Let us recall that the definition of irony is the gap between appearance and reality. Clearly, therefore, Walter Mitty with his repeated day dreams that occur throughout the story and then his real, hum-drum life where he is constantly nagged by his annoying wife, represent opposite poles of the kind of life Walter Mitty would like to live and the actual life he has to live.
Let us just briefly examine the daydreams that Walter Mitty has. In each, he is a charismatic, vibrant man who is daring, brave and courageous. He is able to inspire the confidence of those around him. In the first daydream, for example, when the commander Mitty heads the plane straight into the storm (a suicidal move, pure action hero nonsense), the crew of the plane have absolute confidence in Mitty:
The crew, bending to their various tasks in the huge, hurtling eight-engined navy hyroplane, looked at each other and grinned. "The Old Man'll get us through," they said to one another. "The Old Man ain't afraid of Hell!"...
The key word for these daydreams is significant. Through this escape, Walter Mitty becomes a significant individual. This is of course in sharp contrast to his actual day to day existence. Consider how his wife treats him and also how Mitty thinks of their relationship:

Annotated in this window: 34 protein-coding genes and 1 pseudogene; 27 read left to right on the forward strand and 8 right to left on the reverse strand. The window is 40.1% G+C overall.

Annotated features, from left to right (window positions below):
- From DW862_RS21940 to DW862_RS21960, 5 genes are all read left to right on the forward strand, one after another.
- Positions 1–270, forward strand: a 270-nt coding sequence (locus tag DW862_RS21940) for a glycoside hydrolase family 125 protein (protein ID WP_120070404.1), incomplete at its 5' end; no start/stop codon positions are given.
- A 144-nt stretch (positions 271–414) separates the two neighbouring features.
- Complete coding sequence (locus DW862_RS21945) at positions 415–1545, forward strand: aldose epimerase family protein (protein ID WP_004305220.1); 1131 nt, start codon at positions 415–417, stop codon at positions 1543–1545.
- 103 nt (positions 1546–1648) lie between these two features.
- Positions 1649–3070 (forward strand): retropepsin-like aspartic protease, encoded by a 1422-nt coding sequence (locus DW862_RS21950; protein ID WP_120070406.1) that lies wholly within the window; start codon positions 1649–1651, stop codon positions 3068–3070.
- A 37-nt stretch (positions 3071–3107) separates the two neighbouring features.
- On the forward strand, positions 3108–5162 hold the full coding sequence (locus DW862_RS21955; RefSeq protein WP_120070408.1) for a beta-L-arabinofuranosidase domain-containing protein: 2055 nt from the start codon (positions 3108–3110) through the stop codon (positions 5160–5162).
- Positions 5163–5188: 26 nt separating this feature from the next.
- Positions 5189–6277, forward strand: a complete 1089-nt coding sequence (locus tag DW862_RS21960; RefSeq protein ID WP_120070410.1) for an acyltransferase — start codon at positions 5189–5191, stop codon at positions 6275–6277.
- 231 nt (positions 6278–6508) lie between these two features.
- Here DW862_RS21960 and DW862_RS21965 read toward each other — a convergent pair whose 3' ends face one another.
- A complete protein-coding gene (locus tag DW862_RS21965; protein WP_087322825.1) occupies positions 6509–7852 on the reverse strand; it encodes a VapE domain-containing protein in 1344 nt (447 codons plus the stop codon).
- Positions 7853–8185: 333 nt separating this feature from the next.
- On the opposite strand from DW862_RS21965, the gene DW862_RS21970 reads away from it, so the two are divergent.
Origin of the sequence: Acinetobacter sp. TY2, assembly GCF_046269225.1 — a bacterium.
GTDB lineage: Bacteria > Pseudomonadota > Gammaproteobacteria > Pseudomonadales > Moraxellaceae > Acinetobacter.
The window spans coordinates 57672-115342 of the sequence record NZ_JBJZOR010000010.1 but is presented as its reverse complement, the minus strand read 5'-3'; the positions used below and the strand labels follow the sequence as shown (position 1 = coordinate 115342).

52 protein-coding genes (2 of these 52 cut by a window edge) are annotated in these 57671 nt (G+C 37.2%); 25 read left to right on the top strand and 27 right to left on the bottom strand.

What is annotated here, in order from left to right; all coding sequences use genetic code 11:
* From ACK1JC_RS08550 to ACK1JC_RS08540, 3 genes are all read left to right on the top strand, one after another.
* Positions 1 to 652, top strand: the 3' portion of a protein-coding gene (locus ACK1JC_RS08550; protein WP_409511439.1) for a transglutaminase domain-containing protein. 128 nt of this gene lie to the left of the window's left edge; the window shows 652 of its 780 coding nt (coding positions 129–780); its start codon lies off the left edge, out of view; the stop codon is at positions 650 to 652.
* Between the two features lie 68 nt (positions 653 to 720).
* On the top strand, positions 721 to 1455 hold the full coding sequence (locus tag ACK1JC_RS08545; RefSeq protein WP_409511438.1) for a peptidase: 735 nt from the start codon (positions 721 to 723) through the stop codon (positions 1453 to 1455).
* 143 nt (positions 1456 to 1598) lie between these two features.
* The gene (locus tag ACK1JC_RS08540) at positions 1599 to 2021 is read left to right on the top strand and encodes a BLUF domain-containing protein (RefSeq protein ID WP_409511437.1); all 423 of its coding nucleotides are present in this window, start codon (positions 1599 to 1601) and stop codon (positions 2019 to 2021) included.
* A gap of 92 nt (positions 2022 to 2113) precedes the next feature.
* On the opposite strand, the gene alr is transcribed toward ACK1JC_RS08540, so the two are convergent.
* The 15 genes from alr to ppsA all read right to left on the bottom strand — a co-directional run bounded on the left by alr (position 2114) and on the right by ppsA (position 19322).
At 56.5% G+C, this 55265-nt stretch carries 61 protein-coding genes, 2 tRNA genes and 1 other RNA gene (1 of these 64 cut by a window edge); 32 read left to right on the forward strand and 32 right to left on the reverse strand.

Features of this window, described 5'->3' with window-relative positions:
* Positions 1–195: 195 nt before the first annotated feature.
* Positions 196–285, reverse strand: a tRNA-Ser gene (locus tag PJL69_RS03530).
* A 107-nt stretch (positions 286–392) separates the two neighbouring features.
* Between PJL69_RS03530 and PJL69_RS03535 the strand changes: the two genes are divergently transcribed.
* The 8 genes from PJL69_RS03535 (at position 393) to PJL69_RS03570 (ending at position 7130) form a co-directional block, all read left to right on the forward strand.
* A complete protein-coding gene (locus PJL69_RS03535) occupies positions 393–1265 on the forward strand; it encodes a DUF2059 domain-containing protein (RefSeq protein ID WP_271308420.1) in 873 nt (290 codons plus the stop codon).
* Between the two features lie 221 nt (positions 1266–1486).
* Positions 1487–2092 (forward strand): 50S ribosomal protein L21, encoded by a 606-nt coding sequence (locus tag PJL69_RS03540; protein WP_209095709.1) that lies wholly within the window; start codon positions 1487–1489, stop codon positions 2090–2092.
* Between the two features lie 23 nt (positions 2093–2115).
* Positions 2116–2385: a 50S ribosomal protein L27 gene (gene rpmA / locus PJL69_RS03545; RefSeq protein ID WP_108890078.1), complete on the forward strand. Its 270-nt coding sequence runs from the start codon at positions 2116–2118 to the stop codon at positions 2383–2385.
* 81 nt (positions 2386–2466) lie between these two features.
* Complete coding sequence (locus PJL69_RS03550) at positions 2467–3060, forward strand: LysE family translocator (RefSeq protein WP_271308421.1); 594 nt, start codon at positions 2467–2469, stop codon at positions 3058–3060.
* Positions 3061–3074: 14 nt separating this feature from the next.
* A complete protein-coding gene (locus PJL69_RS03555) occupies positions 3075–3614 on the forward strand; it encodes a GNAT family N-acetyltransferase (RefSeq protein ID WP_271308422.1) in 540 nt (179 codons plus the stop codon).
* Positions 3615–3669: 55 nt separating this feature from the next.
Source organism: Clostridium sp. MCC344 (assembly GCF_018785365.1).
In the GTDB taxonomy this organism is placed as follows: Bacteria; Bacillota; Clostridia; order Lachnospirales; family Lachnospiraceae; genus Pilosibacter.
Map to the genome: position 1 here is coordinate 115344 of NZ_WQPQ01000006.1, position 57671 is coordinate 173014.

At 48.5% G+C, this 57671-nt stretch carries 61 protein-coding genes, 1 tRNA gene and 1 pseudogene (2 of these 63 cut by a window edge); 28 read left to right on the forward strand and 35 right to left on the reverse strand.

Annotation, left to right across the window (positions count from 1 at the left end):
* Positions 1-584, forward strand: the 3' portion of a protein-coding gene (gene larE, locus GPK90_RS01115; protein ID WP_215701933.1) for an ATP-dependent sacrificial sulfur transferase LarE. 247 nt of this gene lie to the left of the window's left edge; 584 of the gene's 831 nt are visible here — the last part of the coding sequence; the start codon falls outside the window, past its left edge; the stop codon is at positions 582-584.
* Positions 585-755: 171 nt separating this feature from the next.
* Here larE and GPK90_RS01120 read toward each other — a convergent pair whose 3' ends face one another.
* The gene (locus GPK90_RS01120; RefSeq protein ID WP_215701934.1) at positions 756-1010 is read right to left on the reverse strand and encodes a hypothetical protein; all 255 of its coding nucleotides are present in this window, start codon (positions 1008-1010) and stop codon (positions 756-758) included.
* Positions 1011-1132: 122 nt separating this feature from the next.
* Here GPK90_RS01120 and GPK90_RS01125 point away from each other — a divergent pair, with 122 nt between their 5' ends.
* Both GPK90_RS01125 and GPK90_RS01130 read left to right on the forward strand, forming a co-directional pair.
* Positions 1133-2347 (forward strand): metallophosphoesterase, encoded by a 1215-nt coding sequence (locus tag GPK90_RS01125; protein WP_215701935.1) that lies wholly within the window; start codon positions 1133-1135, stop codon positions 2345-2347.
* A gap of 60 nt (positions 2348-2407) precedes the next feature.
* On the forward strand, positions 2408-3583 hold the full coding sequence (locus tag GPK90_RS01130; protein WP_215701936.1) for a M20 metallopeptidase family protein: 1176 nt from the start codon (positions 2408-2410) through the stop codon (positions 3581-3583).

He looked at his wife, in the seat beside him, with shocked astonishment. She seemed grossly unfamiliar, like a strange woman who had yelled at him in a crowd. "You were up to fifty-five," she said. "You know I don't like to go more than forty. You were up to fifty-five."
It is clear that Mitty's wife has him under her thumb, and her manner of repeating herself and her complaints twice makes her particularly irritating.
Clearly, then, there is massive irony in Mitty's character. His monotonous existence forces him to live the life he thinks he would like to lead in his daydreams - and here lies the central irony, for in some ways, his reality is less real than his daydreams.